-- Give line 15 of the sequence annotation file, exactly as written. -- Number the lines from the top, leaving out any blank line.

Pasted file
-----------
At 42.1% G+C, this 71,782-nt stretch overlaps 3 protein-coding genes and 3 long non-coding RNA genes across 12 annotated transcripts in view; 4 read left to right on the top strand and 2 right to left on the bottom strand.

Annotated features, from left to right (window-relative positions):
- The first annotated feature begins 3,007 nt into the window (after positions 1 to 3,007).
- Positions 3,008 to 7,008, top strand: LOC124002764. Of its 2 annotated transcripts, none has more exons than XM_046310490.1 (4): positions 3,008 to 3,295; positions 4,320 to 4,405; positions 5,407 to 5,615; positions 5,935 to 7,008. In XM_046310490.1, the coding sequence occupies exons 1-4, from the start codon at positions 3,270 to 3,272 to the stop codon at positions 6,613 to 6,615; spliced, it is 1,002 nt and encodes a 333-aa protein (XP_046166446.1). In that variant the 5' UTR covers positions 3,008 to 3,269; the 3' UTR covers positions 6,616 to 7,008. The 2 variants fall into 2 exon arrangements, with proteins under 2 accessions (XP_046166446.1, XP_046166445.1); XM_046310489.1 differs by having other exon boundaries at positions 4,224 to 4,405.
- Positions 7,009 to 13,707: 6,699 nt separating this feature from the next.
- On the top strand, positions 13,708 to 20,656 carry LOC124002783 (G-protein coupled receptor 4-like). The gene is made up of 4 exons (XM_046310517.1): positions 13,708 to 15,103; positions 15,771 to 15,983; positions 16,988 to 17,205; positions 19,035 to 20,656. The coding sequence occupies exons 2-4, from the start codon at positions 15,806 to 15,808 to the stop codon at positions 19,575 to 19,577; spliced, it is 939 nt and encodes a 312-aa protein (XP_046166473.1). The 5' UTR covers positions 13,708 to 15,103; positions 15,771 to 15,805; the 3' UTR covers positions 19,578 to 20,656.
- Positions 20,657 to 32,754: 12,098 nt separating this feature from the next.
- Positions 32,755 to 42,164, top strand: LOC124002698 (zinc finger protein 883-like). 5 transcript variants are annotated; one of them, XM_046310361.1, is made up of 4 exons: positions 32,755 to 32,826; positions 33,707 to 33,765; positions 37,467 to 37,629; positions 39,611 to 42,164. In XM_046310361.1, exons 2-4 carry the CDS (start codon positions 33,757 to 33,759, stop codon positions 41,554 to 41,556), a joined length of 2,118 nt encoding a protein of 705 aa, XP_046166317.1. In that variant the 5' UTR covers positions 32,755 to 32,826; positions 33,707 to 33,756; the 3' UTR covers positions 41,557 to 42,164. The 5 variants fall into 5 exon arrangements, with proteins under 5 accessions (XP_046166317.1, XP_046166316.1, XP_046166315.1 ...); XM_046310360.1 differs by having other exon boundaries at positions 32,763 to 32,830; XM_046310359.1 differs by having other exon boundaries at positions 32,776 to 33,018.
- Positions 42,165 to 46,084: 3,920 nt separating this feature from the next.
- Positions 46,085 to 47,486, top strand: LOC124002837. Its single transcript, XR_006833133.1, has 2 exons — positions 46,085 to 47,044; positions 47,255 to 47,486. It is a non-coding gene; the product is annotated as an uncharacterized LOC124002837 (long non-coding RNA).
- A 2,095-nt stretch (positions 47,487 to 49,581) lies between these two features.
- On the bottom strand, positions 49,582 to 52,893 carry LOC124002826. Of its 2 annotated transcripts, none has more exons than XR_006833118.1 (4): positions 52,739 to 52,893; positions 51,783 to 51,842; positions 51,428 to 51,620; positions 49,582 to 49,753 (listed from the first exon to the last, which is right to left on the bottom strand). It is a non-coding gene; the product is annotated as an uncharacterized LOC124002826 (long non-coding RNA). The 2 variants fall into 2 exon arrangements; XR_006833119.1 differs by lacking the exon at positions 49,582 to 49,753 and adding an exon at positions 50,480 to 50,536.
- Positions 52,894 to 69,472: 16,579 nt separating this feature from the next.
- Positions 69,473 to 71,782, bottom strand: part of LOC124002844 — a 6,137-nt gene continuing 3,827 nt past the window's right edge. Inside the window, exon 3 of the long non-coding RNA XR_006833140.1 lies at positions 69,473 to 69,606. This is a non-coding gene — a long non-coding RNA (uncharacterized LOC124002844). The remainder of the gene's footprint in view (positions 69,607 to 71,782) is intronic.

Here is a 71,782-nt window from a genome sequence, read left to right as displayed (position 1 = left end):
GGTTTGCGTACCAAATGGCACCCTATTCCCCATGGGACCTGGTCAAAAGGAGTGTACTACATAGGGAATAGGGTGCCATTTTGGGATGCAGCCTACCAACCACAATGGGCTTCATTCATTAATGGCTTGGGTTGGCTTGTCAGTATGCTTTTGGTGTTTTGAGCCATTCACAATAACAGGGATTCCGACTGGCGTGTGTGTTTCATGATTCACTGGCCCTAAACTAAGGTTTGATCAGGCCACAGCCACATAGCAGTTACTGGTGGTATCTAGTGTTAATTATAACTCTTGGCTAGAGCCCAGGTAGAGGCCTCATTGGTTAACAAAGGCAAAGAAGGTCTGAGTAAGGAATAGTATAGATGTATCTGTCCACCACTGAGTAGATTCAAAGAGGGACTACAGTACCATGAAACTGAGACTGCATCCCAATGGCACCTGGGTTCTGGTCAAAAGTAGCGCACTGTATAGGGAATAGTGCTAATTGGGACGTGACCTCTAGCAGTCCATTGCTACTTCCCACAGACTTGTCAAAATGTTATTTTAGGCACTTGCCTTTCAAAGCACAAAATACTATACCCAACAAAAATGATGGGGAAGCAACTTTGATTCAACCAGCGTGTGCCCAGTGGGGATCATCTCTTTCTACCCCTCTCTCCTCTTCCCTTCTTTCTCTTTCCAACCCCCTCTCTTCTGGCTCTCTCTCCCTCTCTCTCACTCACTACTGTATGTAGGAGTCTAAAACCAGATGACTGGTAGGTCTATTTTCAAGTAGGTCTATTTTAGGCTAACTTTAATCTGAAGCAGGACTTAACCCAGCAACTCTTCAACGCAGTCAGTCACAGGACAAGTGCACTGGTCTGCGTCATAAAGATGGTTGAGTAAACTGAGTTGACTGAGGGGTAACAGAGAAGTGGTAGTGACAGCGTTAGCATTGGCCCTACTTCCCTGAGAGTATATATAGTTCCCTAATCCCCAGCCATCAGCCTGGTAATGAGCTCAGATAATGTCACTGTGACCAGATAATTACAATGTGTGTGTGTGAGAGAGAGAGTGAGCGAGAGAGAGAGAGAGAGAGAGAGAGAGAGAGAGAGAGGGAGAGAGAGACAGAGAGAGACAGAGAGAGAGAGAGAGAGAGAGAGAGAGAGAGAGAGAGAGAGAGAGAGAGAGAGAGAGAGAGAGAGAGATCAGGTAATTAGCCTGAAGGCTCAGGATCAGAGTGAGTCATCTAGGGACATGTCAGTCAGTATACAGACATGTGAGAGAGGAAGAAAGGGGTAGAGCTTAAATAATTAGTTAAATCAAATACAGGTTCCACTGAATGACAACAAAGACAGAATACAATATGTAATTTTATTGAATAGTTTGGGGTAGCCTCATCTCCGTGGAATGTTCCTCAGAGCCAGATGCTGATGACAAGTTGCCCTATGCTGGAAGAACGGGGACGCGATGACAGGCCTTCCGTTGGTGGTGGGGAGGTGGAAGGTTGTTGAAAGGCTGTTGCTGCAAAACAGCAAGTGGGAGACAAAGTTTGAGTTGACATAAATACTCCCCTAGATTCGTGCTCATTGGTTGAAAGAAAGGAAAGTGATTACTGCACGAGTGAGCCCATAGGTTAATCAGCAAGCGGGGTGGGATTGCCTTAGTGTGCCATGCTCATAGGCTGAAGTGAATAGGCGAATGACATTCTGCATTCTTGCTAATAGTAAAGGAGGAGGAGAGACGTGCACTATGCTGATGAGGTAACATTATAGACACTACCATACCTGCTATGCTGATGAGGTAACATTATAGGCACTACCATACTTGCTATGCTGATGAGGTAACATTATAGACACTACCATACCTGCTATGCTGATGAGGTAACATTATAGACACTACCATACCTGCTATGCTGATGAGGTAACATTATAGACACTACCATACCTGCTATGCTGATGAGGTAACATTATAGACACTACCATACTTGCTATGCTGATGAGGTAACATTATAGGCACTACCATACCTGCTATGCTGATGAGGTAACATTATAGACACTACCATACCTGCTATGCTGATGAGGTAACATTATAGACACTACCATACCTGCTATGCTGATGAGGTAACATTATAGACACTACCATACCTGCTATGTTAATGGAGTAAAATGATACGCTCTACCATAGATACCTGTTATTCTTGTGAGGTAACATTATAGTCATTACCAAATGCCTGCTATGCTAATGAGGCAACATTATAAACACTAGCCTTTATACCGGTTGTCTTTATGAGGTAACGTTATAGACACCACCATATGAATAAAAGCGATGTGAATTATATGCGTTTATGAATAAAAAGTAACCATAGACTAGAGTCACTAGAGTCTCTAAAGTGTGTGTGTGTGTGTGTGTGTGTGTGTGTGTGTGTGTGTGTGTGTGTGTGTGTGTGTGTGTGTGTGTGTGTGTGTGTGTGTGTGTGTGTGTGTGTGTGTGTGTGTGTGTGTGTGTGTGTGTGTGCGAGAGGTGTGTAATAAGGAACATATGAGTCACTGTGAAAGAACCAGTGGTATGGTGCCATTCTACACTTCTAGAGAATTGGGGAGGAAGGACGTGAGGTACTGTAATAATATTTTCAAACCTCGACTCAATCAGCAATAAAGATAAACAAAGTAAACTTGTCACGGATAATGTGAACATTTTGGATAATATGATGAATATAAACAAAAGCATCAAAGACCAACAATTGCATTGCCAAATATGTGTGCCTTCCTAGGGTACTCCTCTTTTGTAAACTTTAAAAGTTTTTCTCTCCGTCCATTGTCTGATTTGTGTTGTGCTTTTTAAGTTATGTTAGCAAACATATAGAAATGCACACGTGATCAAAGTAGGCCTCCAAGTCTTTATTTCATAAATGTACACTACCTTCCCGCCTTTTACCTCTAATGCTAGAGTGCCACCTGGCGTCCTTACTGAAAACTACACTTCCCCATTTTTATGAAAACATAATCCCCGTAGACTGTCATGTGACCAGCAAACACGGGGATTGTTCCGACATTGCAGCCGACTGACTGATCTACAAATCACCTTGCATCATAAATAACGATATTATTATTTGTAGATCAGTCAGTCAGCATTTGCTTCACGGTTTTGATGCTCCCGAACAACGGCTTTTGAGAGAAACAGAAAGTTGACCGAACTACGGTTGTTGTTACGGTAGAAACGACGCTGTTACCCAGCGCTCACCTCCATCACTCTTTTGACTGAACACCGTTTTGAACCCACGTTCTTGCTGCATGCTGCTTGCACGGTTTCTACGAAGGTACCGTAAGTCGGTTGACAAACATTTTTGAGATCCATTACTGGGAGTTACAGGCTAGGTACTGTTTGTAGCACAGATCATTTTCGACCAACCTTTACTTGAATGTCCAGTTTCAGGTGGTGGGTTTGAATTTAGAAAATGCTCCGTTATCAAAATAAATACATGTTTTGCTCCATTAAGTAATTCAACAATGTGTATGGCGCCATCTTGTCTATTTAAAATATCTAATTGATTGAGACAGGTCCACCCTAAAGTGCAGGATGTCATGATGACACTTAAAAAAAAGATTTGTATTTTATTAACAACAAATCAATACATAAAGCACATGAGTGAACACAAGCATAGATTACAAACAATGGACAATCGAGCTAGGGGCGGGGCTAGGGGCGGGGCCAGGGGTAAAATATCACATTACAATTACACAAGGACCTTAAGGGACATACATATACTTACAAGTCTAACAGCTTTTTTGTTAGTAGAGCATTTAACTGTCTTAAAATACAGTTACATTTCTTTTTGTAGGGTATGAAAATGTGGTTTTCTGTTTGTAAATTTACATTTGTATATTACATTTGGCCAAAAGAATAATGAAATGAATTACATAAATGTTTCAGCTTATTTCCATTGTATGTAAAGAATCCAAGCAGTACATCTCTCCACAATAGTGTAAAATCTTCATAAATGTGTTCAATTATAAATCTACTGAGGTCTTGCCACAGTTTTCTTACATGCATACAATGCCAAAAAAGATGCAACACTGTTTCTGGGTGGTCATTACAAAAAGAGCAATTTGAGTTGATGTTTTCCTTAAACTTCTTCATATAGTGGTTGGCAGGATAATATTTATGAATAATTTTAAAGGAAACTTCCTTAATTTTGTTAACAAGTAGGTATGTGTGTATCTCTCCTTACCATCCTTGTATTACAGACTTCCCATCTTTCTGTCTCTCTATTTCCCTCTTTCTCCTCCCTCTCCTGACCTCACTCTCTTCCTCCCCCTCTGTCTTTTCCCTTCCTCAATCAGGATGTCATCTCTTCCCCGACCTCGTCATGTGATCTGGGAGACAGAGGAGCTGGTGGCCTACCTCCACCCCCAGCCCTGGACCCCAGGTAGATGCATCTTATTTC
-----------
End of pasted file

Here is a 71,782-nt window from a genome sequence, read left to right as displayed (position 1 = left end):